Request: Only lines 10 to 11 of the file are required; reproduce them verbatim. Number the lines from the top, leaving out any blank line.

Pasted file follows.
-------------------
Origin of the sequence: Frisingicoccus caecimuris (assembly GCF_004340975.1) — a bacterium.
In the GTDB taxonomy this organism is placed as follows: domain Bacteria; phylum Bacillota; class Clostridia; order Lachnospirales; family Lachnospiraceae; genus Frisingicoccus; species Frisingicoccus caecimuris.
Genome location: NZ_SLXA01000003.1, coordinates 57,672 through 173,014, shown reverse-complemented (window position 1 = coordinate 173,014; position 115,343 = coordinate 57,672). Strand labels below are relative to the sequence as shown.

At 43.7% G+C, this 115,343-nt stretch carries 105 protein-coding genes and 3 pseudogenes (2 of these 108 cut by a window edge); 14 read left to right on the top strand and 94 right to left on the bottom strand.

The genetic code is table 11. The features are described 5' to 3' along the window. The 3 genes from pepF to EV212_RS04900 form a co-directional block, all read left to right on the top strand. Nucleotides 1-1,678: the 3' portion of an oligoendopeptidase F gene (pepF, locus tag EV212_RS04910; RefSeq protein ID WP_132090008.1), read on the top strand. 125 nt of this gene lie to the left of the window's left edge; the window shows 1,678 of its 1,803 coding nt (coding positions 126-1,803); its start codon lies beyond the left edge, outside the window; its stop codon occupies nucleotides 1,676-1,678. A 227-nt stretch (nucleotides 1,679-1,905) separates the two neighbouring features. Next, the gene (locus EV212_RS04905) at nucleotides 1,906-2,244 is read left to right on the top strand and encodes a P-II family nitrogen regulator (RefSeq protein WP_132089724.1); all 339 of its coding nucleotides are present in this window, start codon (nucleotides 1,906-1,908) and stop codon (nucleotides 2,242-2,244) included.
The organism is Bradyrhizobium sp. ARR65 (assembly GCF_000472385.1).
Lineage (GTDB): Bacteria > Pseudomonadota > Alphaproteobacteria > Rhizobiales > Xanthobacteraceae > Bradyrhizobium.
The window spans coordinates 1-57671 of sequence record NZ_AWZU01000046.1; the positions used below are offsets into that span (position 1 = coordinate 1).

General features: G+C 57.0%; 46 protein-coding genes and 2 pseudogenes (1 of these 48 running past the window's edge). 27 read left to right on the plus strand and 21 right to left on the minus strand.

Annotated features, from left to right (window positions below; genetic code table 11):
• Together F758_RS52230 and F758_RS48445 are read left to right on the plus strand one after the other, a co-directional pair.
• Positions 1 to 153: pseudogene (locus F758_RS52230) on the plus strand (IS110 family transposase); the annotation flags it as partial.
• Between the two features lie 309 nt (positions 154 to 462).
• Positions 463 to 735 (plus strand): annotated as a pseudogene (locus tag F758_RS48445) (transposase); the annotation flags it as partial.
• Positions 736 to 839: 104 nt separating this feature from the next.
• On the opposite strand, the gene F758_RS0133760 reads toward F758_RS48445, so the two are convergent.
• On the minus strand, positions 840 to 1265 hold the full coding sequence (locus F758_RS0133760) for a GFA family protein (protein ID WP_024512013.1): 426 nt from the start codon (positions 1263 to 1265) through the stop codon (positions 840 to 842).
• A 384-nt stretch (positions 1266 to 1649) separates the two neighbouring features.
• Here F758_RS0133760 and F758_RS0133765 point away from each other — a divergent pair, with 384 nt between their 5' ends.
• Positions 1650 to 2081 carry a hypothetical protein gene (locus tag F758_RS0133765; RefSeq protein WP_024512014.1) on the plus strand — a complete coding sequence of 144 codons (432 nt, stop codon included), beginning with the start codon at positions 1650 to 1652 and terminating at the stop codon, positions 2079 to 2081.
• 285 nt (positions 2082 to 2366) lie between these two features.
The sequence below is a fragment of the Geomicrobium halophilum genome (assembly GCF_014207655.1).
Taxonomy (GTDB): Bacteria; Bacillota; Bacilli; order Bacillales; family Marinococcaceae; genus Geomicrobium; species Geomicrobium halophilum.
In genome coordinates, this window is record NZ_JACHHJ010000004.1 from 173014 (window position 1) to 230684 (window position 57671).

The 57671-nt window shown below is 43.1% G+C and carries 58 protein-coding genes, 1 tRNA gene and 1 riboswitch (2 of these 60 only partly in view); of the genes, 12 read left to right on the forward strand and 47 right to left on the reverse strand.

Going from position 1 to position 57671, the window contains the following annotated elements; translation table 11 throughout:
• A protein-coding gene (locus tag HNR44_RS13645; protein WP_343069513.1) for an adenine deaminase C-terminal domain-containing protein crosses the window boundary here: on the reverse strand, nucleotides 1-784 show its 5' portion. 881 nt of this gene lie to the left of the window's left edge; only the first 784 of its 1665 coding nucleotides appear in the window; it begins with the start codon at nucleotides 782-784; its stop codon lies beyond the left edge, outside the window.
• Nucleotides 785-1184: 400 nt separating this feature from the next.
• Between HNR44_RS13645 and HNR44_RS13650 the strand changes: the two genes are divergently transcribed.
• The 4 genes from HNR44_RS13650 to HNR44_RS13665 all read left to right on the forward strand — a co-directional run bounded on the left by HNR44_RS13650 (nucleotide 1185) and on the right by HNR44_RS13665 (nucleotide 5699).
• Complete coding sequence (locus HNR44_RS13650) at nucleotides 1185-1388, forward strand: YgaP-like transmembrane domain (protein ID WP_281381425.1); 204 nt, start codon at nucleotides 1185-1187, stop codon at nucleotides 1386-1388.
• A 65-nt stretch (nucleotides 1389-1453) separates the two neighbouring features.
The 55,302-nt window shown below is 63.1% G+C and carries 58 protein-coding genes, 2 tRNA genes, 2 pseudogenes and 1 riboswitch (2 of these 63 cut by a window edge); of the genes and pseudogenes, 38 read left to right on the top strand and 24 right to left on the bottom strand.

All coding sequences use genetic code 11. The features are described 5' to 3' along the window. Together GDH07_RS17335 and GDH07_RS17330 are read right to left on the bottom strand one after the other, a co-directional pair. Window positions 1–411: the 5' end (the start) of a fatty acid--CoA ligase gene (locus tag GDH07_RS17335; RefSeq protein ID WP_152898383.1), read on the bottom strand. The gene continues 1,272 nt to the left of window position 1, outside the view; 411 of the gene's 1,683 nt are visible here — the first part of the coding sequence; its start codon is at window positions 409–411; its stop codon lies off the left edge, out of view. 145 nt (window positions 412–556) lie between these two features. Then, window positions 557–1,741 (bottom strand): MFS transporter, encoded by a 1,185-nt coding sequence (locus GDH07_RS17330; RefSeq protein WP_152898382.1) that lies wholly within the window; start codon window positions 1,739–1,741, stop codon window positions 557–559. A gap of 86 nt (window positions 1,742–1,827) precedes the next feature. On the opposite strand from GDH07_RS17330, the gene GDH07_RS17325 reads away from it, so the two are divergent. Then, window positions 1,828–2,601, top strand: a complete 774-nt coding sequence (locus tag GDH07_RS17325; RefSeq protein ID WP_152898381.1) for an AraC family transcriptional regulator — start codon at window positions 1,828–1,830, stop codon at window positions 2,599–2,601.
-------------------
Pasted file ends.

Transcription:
Annotated features, from left to right (window positions below; genetic code table 11):
• Together F758_RS52230 and F758_RS48445 are read left to right on the plus strand one after the other, a co-directional pair.